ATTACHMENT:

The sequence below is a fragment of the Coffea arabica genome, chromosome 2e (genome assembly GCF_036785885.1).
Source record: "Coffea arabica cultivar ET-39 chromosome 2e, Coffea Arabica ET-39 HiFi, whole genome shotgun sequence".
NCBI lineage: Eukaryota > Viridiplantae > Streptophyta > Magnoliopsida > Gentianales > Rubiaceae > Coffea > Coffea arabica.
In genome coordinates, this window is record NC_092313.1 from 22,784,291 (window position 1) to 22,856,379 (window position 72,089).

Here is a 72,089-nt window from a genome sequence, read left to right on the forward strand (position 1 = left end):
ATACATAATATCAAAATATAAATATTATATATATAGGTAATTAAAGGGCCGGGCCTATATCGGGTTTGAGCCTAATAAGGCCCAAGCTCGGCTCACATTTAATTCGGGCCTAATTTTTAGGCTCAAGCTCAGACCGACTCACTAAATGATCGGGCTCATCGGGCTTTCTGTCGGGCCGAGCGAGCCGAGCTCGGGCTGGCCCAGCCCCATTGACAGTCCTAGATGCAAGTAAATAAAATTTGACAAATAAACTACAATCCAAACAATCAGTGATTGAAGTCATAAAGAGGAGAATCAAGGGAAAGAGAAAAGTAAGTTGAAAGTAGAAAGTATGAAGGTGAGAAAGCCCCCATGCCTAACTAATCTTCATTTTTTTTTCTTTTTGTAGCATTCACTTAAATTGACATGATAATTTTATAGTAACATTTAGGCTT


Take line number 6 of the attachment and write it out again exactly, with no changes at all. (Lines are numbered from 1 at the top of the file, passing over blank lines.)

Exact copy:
ATACATAATATCAAAATATAAATATTATATATATAGGTAATTAAAGGGCCGGGCCTATATCGGGTTTGAGCCTAATAAGGCCCAAGCTCGGCTCACATTTAATTCGGGCCTAATTTTTAGGCTCAAGCTCAGACCGACTCACTAAATGATCGGGCTCATCGGGCTTTCTGTCGGGCCGAGCGAGCCGAGCTCGGGCTGGCCCAGCCCCATTGACAGTCCTAGATGCAAGTAAATAAAATTTGACAAATAAACTACAATCCAAACAATCAGTGATTGAAGTCATAAAGAGGAGAATCAAGGGAAAGAGAAAAGTAAGTTGAAAGTAGAAAGTATGAAGGTGAGAAAGCCCCCATGCCTAACTAATCTTCATTTTTTTTTCTTTTTGTAGCATTCACTTAAATTGACATGATAATTTTATAGTAACATTTAGGCTT